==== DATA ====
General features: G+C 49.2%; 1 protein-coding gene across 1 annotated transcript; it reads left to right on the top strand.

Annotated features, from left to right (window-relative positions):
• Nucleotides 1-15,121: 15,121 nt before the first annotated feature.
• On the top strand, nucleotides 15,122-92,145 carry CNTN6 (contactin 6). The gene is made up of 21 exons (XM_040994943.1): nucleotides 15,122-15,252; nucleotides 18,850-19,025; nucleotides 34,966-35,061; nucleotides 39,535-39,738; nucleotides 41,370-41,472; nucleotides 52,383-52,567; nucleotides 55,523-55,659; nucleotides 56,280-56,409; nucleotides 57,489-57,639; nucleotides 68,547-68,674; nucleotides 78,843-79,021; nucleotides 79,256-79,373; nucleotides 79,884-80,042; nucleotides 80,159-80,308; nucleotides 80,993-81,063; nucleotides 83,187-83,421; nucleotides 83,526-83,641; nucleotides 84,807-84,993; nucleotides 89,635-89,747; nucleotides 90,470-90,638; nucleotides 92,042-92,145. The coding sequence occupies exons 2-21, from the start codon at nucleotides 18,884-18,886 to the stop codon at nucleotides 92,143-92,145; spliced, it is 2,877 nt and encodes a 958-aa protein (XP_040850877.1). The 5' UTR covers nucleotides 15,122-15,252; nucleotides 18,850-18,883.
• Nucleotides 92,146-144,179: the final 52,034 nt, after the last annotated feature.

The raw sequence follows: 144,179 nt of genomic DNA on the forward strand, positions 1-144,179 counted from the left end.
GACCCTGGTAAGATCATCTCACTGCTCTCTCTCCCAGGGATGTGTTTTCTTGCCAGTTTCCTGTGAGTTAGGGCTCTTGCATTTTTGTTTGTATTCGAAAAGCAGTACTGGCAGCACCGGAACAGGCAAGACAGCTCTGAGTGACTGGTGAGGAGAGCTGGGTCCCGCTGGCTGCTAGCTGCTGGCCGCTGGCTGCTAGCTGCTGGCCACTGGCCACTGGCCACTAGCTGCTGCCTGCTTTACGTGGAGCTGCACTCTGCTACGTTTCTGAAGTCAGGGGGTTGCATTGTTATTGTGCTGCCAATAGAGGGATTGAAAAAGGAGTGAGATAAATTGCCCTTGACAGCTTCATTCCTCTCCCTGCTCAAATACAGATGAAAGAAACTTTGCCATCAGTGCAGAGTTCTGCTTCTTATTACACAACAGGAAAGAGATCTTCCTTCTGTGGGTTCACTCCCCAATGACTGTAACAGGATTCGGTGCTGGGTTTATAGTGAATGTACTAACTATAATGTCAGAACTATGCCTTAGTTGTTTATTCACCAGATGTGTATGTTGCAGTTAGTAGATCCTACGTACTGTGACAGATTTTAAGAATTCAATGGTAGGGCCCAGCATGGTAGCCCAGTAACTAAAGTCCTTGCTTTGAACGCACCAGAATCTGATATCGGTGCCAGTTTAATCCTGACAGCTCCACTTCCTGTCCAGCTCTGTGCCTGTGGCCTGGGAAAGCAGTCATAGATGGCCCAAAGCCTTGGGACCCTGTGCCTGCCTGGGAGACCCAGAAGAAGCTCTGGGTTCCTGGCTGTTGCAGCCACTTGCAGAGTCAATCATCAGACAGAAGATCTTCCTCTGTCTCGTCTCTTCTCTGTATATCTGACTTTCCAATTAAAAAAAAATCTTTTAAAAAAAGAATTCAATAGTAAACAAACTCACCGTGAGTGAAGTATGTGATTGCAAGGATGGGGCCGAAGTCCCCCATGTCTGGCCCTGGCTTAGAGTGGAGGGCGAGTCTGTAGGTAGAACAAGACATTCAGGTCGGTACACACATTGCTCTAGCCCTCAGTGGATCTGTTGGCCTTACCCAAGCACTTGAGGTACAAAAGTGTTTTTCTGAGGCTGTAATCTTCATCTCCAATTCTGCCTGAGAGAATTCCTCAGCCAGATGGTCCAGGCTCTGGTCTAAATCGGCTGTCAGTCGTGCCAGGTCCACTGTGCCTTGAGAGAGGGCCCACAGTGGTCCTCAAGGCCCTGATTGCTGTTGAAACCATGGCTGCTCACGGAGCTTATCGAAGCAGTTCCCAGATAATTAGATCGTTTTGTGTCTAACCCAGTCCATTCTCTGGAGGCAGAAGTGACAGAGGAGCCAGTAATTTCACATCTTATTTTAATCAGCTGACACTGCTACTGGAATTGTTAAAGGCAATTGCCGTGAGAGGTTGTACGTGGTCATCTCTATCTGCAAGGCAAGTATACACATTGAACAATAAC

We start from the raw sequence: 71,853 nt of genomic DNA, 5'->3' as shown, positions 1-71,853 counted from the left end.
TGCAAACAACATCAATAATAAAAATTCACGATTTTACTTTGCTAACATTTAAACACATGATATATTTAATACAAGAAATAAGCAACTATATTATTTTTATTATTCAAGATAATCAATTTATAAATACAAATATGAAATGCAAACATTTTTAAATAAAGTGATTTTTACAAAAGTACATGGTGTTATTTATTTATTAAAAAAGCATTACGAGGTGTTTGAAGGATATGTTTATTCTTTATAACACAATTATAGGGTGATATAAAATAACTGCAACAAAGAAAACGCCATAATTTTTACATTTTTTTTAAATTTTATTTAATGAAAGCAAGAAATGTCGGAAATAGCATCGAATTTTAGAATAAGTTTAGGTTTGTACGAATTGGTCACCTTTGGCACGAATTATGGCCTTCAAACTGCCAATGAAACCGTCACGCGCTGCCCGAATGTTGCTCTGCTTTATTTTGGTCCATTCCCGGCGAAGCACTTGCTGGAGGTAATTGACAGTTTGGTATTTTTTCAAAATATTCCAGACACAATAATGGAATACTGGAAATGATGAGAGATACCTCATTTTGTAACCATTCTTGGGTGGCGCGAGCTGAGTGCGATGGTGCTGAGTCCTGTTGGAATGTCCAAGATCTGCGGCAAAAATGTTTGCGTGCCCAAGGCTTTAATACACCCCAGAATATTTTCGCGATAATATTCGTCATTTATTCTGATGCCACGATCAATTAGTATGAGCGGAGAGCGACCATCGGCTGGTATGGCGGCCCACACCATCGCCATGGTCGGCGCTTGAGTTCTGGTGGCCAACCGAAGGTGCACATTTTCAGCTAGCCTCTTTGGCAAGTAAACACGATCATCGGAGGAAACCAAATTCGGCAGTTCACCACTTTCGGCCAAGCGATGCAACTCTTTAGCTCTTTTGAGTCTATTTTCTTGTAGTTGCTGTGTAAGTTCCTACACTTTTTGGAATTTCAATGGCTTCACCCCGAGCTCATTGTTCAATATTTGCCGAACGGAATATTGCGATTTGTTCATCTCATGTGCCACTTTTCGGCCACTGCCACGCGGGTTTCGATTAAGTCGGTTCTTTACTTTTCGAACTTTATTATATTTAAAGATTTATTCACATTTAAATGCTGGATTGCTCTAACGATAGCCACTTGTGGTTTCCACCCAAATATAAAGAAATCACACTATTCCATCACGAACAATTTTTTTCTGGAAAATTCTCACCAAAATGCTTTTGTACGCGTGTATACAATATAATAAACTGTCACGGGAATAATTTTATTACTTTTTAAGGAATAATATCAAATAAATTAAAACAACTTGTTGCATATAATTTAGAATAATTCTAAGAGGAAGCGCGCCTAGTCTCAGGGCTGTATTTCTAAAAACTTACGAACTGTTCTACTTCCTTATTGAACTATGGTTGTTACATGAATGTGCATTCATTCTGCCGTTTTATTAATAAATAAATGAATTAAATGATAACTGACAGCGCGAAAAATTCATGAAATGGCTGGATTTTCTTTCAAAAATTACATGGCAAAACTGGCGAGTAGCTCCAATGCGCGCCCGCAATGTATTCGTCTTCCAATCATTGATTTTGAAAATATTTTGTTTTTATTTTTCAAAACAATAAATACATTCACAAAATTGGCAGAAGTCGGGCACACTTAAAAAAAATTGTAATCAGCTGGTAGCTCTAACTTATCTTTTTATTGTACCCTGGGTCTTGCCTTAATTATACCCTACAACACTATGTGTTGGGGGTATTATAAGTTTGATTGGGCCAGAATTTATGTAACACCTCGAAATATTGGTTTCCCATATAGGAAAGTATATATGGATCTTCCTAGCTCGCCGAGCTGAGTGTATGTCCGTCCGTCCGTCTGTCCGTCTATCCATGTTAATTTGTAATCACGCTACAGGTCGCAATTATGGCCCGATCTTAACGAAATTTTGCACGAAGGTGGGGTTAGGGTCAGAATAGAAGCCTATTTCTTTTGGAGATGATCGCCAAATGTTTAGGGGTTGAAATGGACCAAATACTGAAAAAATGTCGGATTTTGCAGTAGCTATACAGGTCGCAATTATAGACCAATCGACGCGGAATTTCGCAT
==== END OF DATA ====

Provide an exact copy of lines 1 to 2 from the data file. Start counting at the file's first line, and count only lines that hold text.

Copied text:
General features: G+C 49.2%; 1 protein-coding gene across 1 annotated transcript; it reads left to right on the top strand.

Annotated features, from left to right (window-relative positions):